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United States Department of Agriculture

Agricultural Research Service

Title: Functional Responses of An Introduced Parasitoid and An Indigenous Parasitoid on Greenbug at Four Temperatures

Authors
item Jones, Douglas - OSU
item Giles, Kris - OSU
item Berberet, Richard - OSU
item Royer, Tom - OSU
item ELLIOTT, NORMAN
item Payton, Mark - OSU

Submitted to: Environmental Entomology
Publication Type: Peer Reviewed Journal
Publication Acceptance Date: February 15, 2003
Publication Date: April 15, 2003
Citation: JONES, D.B., GILES, K.L., BERBERET, R.C., ROYER, T.A., ELLIOTT, N.C., PAYTON, M.E. FUNCTIONAL RESPONSES OF AN INTRODUCED PARASITOID AND AN INDIGENOUS PARASITOID ON GREENBUG AT FOUR TEMPERATURES. ENVIRONMENTAL ENTOMOLOGY. 2003. V. 32. P. 425-432.

Interpretive Summary: The greenbug is a serious insect pest of wheat that causes extensive monetary losses to wheat growers. Certain parasitic wasps lay their eggs in greenbugs, which subsequently hatch into larvae that kill the host greenbug. The parasitic wasp Lysiphlebus testaceipes is an important biological control agent of greenbugs in wheat in the United States, whereas the parasite Aphidius colemani is an important biological control agent of cereal aphids in the Old World that warrants evaluation as a candidate for release in the United States as a biological control agent of the greenbug. We studied two behaviors, which partially determine how good a wasp will be at controlling a particular host species, for L. testaceipes and A. colemani with the greenbug as the host. The first behavior is called the functional response, whereby a wasp lays an egg in more hosts when the host is at high density than when it is at low density. The second behavior is called superparasitism, whereby the wasp lays more eggs in each host when host density is low than when it is high. The first behavior promotes effective biological control, whereas the second can reduce the effectiveness of biological control. The functional response of L. testaceipes and A. colemani were very similar at moderate and high temperatures typical of those encountered in wheat fields during autumn and spring. However, the functional response of L. testaceipes was reduced at low temperatures compared to that of A. colemani. Superparasitism for both wasps was often less than expected if superparasitism were a random occurrence, suggesting that these wasps are able to sense when a greenbug has been previously parasitized. Aphidius colemani achieved higher parasitism rates than L. testaceipes at lower temperatures. These observations suggest that A. colemani may be an effective addition to the parasite fauna for biological control of the greenbug during cool seasons in the Southern Great Plains.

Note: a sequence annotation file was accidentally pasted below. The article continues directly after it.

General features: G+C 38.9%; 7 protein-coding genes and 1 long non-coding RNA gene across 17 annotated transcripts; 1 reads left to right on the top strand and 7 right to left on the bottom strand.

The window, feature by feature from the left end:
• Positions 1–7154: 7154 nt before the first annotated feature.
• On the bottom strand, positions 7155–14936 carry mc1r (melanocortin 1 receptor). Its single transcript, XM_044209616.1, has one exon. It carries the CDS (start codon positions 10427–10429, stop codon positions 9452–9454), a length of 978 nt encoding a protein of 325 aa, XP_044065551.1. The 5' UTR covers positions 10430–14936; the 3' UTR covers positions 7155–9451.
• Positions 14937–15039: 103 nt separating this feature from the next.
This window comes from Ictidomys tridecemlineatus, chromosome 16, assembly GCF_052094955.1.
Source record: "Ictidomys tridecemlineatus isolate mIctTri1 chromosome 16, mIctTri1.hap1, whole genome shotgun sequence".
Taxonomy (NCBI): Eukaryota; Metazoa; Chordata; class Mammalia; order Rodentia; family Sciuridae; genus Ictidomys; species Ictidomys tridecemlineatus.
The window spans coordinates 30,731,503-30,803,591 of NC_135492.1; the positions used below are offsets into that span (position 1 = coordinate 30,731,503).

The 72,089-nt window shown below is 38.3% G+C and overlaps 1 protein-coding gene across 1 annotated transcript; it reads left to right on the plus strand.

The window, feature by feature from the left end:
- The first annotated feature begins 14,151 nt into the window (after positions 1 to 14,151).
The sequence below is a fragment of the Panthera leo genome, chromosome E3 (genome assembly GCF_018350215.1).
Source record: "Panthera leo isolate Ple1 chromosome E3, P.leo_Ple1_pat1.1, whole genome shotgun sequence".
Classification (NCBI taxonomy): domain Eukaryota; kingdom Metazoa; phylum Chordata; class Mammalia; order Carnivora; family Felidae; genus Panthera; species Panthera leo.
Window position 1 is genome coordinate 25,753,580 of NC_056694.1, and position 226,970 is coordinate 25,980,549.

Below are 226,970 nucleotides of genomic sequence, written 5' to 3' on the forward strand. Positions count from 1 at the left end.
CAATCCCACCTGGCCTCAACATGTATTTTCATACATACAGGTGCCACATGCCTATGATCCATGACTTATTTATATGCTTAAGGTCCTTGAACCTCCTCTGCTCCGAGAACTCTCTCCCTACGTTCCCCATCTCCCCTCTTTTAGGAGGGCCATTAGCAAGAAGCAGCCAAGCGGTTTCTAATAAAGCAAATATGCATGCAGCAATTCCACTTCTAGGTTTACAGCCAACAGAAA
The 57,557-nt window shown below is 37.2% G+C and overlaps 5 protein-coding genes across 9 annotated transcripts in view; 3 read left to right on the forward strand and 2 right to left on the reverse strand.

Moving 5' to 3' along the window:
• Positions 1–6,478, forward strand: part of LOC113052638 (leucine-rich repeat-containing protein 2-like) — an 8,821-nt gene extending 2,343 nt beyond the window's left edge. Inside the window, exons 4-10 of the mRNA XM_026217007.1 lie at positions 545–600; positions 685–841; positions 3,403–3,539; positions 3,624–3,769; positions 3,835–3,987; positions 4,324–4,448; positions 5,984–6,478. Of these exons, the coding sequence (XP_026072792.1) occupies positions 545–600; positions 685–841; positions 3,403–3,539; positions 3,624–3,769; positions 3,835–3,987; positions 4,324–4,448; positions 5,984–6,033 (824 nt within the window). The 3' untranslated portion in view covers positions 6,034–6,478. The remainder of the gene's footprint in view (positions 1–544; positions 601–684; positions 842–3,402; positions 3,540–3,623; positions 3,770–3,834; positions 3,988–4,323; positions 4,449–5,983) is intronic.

Technical Abstract: Functional responses and superparasitism by the indigenous parasitoid wasp Lysiphlebus testaceipes Cresson and the introduced parasitoid Aphidius colemani Viereck on the greenbug, Schizaphis graminum Rondani were measured at four temperatures (14, 18, 22, and 26°C) during a 24-hour period (12:12 L:D). At each temperature, from 5 to 75 greenbugs were exposed to individual wasp mating pairs for 24 hours. At all experimental temperatures, functional responses for both wasps most closely fit the Type III model. Instantaneous attack rates for Aphidius colemani were not significantly different among experimental temperatures. However, for L. testaceipes, the estimate for the instantaneous attack rate at 14°C was significantly lower than estimates at 22 and 26°C when data were fit to a Type II functional response model. When data were fit to a Type III functional response model for L. testaceipes, the estimate for the instantaneous attack rate at 14°C was significantly lower than estimates at 18, 22 and 26°C. Superparasitism for both wasps was often less than expected if superparasitism were a random occurrence, suggesting that these parasitoids may be able to sense when the host has been previously parasitized. Aphidius colemani achieved higher parasitism rates than L. testaceipes at lower temperatures. This observations suggests that A. colemani may be an effective addition to the parasitoid guild for biological control of greenbug during cooler periods in the Southern Great Plains.

Last Modified: 7/25/2014
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